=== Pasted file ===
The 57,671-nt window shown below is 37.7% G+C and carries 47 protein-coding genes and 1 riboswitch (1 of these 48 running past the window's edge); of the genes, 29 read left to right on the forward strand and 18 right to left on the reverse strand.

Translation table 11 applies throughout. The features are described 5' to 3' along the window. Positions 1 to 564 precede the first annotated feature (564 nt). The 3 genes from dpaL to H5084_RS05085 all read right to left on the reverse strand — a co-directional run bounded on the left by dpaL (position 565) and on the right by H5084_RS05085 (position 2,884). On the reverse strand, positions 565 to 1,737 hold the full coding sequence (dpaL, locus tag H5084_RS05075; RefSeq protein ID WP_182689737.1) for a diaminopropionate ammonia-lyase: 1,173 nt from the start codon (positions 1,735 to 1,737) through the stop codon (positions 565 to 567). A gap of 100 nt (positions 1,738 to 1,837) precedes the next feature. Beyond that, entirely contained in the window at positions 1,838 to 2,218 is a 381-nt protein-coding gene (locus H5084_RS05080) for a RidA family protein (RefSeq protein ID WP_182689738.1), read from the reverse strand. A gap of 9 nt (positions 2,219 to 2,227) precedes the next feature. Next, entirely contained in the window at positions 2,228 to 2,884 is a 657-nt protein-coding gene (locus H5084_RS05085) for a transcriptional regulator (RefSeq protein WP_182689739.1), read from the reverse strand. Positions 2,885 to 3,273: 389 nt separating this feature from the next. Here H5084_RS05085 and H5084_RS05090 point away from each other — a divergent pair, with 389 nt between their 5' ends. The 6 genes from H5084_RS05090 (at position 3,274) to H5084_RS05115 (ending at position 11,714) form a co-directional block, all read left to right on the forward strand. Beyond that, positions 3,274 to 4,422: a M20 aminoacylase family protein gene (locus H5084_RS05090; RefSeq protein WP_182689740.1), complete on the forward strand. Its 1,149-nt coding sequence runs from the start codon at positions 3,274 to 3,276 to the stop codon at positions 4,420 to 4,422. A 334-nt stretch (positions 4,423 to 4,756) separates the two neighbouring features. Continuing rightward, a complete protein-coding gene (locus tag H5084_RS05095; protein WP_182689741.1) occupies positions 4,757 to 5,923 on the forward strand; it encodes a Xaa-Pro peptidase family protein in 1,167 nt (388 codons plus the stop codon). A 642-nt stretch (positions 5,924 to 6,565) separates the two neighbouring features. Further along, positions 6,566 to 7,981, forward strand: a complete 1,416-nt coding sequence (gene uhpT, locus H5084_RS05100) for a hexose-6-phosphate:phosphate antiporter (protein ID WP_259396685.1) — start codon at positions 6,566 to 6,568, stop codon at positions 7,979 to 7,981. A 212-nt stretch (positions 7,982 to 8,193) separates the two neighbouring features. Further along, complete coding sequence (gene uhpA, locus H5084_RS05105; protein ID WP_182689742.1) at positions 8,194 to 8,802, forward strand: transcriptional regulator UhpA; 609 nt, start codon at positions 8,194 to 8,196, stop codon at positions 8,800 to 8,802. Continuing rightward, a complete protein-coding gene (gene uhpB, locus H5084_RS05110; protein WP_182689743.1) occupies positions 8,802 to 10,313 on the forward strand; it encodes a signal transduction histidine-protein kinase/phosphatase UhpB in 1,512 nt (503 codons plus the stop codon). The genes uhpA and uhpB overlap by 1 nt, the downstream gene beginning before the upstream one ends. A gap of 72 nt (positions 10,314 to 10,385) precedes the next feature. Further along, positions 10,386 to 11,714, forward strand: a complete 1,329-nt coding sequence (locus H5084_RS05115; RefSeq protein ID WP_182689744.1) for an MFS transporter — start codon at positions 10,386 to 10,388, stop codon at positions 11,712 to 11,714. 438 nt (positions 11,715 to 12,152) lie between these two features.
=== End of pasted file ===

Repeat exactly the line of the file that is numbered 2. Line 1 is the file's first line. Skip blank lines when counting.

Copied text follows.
Translation table 11 applies throughout. The features are described 5' to 3' along the window. Positions 1 to 564 precede the first annotated feature (564 nt). The 3 genes from dpaL to H5084_RS05085 all read right to left on the reverse strand — a co-directional run bounded on the left by dpaL (position 565) and on the right by H5084_RS05085 (position 2,884). On the reverse strand, positions 565 to 1,737 hold the full coding sequence (dpaL, locus tag H5084_RS05075; RefSeq protein ID WP_182689737.1) for a diaminopropionate ammonia-lyase: 1,173 nt from the start codon (positions 1,735 to 1,737) through the stop codon (positions 565 to 567). A gap of 100 nt (positions 1,738 to 1,837) precedes the next feature. Beyond that, entirely contained in the window at positions 1,838 to 2,218 is a 381-nt protein-coding gene (locus H5084_RS05080) for a RidA family protein (RefSeq protein ID WP_182689738.1), read from the reverse strand. A gap of 9 nt (positions 2,219 to 2,227) precedes the next feature. Next, entirely contained in the window at positions 2,228 to 2,884 is a 657-nt protein-coding gene (locus H5084_RS05085) for a transcriptional regulator (RefSeq protein WP_182689739.1), read from the reverse strand. Positions 2,885 to 3,273: 389 nt separating this feature from the next. Here H5084_RS05085 and H5084_RS05090 point away from each other — a divergent pair, with 389 nt between their 5' ends. The 6 genes from H5084_RS05090 (at position 3,274) to H5084_RS05115 (ending at position 11,714) form a co-directional block, all read left to right on the forward strand. Beyond that, positions 3,274 to 4,422: a M20 aminoacylase family protein gene (locus H5084_RS05090; RefSeq protein WP_182689740.1), complete on the forward strand. Its 1,149-nt coding sequence runs from the start codon at positions 3,274 to 3,276 to the stop codon at positions 4,420 to 4,422. A 334-nt stretch (positions 4,423 to 4,756) separates the two neighbouring features. Continuing rightward, a complete protein-coding gene (locus tag H5084_RS05095; protein WP_182689741.1) occupies positions 4,757 to 5,923 on the forward strand; it encodes a Xaa-Pro peptidase family protein in 1,167 nt (388 codons plus the stop codon). A 642-nt stretch (positions 5,924 to 6,565) separates the two neighbouring features. Further along, positions 6,566 to 7,981, forward strand: a complete 1,416-nt coding sequence (gene uhpT, locus H5084_RS05100) for a hexose-6-phosphate:phosphate antiporter (protein ID WP_259396685.1) — start codon at positions 6,566 to 6,568, stop codon at positions 7,979 to 7,981. A 212-nt stretch (positions 7,982 to 8,193) separates the two neighbouring features. Further along, complete coding sequence (gene uhpA, locus H5084_RS05105; protein ID WP_182689742.1) at positions 8,194 to 8,802, forward strand: transcriptional regulator UhpA; 609 nt, start codon at positions 8,194 to 8,196, stop codon at positions 8,800 to 8,802. Continuing rightward, a complete protein-coding gene (gene uhpB, locus H5084_RS05110; protein WP_182689743.1) occupies positions 8,802 to 10,313 on the forward strand; it encodes a signal transduction histidine-protein kinase/phosphatase UhpB in 1,512 nt (503 codons plus the stop codon). The genes uhpA and uhpB overlap by 1 nt, the downstream gene beginning before the upstream one ends. A gap of 72 nt (positions 10,314 to 10,385) precedes the next feature. Further along, positions 10,386 to 11,714, forward strand: a complete 1,329-nt coding sequence (locus H5084_RS05115; RefSeq protein ID WP_182689744.1) for an MFS transporter — start codon at positions 10,386 to 10,388, stop codon at positions 11,712 to 11,714. 438 nt (positions 11,715 to 12,152) lie between these two features.